Project Seven is an FPS game my team Quantum Games made together. You are project seven… will you make it? A great project where I took the opportunity to learn Houdini to make sprites to out particles. This is our own game engine, read more about it from the links at the bottom of this page. Download the game at indiedb.com!
When Artists have new content to update they use the batch files I made to update Stable Build from there working folders. Tool for Artists.
I also made a batch command to copy updated Artist content to Engine and then copy it back again with updated Engine files. Tool for Programmers.
The tricky part was to not overwrite json files but update json files if the variables didn’t exist before. So with a small program made in C# Visual Studio it did compare all json files and if variable didn’t exist, it added it and copied with additional variables.
So in Project Seven, we didn’t have any Particle Editor, so we decided to use Unity as particle editor. I got the job to export all the variables we needed. SoJohan Anderdahl gave me a list of variables to export. So with C# and json I made an exporter with Visual Studio. Johan made our awesome particle implementation in game engine!
I made particles in Project Seven. In this gif, you can see actually eight of them. I made the sprite sheets in Houdini and Photoshop. 1. muzzle effect 2. beam 3. impact smoke 4. Player hit flash 5. impact sparks
7. Enemy Beam 8. Enemy Charge
1. Player wepon muzzle effect
2. Player beam
3. On hit smoke puff. Same texture for smoke, in last room.
4. Player Hit Flash
5. On enemy hit sparks.
6. Enemy explosion, it’s looping in the flipbook.
7. Enemy beam
8. Enemy beam charger.
I really love Houdini, and that’s where I learned to make flipbooks and have 99% of the workflow inside Houdini! Super flexible to render out changes. Made some last tweaks in Photoshop if needed.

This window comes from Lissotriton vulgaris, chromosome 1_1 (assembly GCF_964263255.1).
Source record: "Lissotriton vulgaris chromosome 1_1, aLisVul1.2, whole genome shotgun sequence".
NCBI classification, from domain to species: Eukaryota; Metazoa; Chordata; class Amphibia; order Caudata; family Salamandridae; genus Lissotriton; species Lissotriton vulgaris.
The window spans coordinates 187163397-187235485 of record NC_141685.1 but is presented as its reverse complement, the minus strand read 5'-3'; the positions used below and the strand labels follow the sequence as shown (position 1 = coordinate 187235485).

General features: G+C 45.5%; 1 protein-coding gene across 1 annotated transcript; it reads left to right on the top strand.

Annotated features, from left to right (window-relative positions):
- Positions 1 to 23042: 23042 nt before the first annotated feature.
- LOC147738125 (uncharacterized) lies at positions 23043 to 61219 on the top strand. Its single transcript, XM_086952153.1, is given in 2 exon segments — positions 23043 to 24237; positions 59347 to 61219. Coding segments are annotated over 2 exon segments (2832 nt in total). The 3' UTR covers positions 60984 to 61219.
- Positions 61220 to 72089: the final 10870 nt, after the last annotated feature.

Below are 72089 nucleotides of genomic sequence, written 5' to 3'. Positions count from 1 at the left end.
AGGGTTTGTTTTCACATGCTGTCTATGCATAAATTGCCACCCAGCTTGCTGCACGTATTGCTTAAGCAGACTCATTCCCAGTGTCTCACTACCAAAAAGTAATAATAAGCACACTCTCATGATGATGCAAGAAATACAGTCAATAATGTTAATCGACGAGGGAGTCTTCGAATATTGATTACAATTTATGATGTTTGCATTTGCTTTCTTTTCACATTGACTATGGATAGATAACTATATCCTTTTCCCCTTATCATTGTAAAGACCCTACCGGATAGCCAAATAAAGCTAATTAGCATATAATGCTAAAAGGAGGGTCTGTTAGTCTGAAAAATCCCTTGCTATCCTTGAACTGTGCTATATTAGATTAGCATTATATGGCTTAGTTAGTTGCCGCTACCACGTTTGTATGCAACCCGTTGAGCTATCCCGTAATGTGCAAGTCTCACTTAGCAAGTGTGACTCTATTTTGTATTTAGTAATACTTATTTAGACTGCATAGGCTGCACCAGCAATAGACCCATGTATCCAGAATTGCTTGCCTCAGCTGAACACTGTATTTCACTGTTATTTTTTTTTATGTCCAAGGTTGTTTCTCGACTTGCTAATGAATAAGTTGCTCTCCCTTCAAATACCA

This is one of the fastest but also one of the biggest time-saveing Research I had. We experienced a not so optimal workflow at our previous project where multiple people needed to work on the same scene at the same time. That made it very messy in the end. There were some Ideas to work in layers or some kind of tag system. But Unity not so long ago added a workflow to solve this. So during the last days, up to five persons worked in the same Chamber at the same time over svn. We saved a lot of time with this!
We reused the tool I made in the last project. the NavMesh Exporter. A tool for Level Designers. read more about it here!
We reused the path tool in this project! A tool for level designers and Artists. Read more about it here!
We also updated the level export script from the last project. Me and Marcus Stein developed it even further and tweaked it to our needs. We both added features when needed. A tool for Level Designers. Made in C#.
My Level Designers uses Unreal Engine as well. So they missed a function from Unreal that they wanted in unity. It’s a snapping tool when you drag models into the editor window. In Unreal it rounds up and snaps the x,y,z position to the nearest whole number. Unity doesn’t so I made that tool. Instead of 10-15 seconds for each drag and drop, in took 0.5 sec. Timesaving!
Here you se two drags. One without the tool to manually set the position to a snapping value that’s ten seconds without to calculate the snapping values!!. The second drag and “ctrl+x” to snap to match the Snap settings in Unity. a half second!.